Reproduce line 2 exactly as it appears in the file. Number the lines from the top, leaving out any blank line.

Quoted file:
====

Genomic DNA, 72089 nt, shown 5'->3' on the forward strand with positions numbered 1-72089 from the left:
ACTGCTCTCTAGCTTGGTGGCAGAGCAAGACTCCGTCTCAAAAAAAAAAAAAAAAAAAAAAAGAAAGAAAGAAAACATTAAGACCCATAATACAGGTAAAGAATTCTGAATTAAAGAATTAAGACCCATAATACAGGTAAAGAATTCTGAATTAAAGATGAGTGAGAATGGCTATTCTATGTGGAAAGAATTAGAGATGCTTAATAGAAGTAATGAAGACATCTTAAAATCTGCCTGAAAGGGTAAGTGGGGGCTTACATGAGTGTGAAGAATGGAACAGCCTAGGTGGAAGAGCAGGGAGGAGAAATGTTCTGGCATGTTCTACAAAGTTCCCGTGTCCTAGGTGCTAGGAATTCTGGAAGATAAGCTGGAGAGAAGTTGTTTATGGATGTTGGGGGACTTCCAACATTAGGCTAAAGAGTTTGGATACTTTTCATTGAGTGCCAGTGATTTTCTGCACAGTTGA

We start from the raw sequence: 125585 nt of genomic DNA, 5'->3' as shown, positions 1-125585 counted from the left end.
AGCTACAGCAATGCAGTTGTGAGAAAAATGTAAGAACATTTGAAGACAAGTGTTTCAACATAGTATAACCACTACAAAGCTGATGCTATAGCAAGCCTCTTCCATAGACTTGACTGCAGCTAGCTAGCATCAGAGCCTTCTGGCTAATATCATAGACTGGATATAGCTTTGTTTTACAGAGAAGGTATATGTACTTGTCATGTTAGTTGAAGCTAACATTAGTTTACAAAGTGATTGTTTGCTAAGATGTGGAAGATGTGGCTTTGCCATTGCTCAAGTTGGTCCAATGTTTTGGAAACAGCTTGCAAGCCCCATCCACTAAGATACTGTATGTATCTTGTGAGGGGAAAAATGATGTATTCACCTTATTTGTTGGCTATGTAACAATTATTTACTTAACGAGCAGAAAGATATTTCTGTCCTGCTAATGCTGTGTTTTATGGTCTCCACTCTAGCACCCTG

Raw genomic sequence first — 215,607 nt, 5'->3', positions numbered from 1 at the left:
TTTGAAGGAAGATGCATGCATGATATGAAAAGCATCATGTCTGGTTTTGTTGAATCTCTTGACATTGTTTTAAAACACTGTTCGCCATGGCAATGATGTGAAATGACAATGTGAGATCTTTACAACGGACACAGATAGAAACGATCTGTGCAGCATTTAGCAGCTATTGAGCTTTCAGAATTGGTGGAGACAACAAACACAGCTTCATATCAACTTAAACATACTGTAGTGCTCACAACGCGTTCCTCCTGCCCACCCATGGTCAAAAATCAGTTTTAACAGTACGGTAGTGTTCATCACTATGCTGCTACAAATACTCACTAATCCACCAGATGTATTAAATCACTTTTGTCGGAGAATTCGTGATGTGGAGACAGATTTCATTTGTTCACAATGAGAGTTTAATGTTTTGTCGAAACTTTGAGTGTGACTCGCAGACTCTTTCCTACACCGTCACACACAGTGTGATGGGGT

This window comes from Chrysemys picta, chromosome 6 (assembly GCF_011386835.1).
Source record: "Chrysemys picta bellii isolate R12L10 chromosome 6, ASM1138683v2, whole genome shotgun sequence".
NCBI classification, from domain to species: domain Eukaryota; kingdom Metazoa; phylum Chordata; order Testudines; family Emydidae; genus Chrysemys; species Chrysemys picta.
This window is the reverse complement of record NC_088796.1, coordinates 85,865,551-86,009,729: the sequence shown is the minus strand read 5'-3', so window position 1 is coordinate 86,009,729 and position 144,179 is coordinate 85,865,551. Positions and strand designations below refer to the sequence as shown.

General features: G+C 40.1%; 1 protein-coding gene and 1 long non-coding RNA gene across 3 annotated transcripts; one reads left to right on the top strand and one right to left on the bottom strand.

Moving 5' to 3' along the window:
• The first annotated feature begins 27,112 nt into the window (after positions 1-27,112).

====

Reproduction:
ACTGCTCTCTAGCTTGGTGGCAGAGCAAGACTCCGTCTCAAAAAAAAAAAAAAAAAAAAAAAGAAAGAAAGAAAACATTAAGACCCATAATACAGGTAAAGAATTCTGAATTAAAGAATTAAGACCCATAATACAGGTAAAGAATTCTGAATTAAAGATGAGTGAGAATGGCTATTCTATGTGGAAAGAATTAGAGATGCTTAATAGAAGTAATGAAGACATCTTAAAATCTGCCTGAAAGGGTAAGTGGGGGCTTACATGAGTGTGAAGAATGGAACAGCCTAGGTGGAAGAGCAGGGAGGAGAAATGTTCTGGCATGTTCTACAAAGTTCCCGTGTCCTAGGTGCTAGGAATTCTGGAAGATAAGCTGGAGAGAAGTTGTTTATGGATGTTGGGGGACTTCCAACATTAGGCTAAAGAGTTTGGATACTTTTCATTGAGTGCCAGTGATTTTCTGCACAGTTGA